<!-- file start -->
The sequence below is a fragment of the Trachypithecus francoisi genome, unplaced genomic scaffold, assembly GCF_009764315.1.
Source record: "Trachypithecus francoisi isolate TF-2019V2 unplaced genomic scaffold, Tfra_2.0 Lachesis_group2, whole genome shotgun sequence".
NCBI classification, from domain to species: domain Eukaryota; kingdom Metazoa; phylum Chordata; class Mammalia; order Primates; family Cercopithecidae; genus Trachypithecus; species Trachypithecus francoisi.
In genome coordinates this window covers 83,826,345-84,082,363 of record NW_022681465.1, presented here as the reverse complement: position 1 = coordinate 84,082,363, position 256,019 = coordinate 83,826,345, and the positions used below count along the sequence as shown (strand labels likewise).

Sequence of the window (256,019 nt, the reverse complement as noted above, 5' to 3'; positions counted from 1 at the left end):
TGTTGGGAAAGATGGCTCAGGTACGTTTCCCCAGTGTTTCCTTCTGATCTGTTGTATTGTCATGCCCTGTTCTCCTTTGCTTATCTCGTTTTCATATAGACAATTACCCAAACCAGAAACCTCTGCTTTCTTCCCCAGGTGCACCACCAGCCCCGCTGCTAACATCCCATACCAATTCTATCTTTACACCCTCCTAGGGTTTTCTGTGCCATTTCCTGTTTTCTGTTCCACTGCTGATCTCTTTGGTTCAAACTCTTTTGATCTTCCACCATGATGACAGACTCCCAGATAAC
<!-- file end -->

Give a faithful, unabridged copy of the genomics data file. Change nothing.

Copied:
The sequence below is a fragment of the Trachypithecus francoisi genome, unplaced genomic scaffold, assembly GCF_009764315.1.
Source record: "Trachypithecus francoisi isolate TF-2019V2 unplaced genomic scaffold, Tfra_2.0 Lachesis_group2, whole genome shotgun sequence".
NCBI classification, from domain to species: domain Eukaryota; kingdom Metazoa; phylum Chordata; class Mammalia; order Primates; family Cercopithecidae; genus Trachypithecus; species Trachypithecus francoisi.
In genome coordinates this window covers 83,826,345-84,082,363 of record NW_022681465.1, presented here as the reverse complement: position 1 = coordinate 84,082,363, position 256,019 = coordinate 83,826,345, and the positions used below count along the sequence as shown (strand labels likewise).

Sequence of the window (256,019 nt, the reverse complement as noted above, 5' to 3'; positions counted from 1 at the left end):
TGTTGGGAAAGATGGCTCAGGTACGTTTCCCCAGTGTTTCCTTCTGATCTGTTGTATTGTCATGCCCTGTTCTCCTTTGCTTATCTCGTTTTCATATAGACAATTACCCAAACCAGAAACCTCTGCTTTCTTCCCCAGGTGCACCACCAGCCCCGCTGCTAACATCCCATACCAATTCTATCTTTACACCCTCCTAGGGTTTTCTGTGCCATTTCCTGTTTTCTGTTCCACTGCTGATCTCTTTGGTTCAAACTCTTTTGATCTTCCACCATGATGACAGACTCCCAGATAAC